The forms used to notify members, and the IRS, of whether or not they, in fact, did have minimum essential coverage are the alphabet soup of forms listed above. So what do each of these forms do and who is required to file them where? Let's go over that.
The first and most common form we will look at is the 1095-B form. This form is required to be filed by the insurance company that had a member enrolled in a qualified health plan for the year. For each enrolled member, the insurance company will send one copy of this form to the member and one copy to the IRS. For small groups, the insurance company sends these forms directly to the employees enrolled on the plan, and to the IRS.
Employers may have to generate these forms for their employees if they choose to self insure any portion of their health insurance (meaning the employer pays claims direct to the employee instead of the insurance company). These forms should be sent to members/employees by the end of January and to the IRS by the end of February. Insurance companies have until the end of March to send to the IRS if sending electronically. Anyone sending 250 or more 1095-B forms must file them electronically.
This is a very short form that is like a coversheet or summary of transmittal form. Basically this form is sent to the IRS to notify them of the members of a group that they are sending 1095-B forms for. Contained on this form is the name of the insurance company, its employer identification number and address, and the name and phone number of someone the IRS can call if it has any questions. The form has a place for the insurer to identify how many 1095-B forms are being sent along with the 1094-B.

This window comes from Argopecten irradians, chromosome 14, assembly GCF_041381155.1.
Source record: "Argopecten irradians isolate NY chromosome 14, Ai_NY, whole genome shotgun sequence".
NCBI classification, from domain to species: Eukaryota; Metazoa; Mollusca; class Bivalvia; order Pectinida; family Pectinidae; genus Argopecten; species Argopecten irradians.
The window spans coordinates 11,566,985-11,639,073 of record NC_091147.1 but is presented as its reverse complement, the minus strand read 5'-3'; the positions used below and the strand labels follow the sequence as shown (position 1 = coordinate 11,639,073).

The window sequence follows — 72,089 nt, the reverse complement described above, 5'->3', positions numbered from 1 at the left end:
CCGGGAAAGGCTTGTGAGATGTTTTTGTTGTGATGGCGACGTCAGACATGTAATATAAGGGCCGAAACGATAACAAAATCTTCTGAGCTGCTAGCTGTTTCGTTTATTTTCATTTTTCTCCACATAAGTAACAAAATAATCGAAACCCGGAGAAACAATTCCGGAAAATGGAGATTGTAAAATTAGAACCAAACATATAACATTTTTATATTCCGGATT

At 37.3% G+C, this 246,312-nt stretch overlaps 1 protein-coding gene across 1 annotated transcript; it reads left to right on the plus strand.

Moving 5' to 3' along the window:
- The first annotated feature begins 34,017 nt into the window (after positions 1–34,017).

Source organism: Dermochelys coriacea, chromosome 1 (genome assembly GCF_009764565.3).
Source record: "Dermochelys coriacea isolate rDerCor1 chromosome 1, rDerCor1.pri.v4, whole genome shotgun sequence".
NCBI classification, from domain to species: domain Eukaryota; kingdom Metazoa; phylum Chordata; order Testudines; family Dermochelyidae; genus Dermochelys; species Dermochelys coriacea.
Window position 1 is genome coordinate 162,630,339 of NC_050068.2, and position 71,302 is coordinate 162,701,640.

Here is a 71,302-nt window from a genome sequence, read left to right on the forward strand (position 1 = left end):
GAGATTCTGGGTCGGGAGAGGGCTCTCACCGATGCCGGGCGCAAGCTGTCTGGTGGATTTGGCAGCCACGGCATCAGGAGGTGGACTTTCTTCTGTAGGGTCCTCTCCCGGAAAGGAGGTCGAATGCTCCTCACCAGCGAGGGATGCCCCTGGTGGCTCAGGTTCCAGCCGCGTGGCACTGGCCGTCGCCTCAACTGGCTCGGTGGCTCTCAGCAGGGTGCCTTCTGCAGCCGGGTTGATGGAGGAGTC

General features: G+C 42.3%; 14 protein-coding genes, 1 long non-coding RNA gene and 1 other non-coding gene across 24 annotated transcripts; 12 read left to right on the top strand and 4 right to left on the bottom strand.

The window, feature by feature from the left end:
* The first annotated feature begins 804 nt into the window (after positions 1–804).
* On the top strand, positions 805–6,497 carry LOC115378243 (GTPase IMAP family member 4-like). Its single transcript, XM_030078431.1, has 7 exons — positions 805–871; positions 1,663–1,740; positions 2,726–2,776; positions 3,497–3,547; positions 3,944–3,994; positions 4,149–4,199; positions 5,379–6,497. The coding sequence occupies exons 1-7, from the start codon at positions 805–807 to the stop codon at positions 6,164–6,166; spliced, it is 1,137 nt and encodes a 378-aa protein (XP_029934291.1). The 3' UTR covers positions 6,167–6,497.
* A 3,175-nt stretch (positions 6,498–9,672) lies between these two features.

This form serves the same purpose as the 1095-B form except that it is for large employers (now, meaning more than 100 employees). Since Applicable Large Employers (ALE's) are required to offer health insurance, the 1095-C form is used to notify their employees and the IRS that they did, in fact, provide this required coverage. If large employers (ALE's) want to include both the 1095-B and 1095-C form on one they can combine them by providing only the 1095-C form since they contain the same information.
This form is just like the 1094-B form except that it is the coversheet/summary page sent to the IRS for large employers summarizing the 1095-C forms being sent in.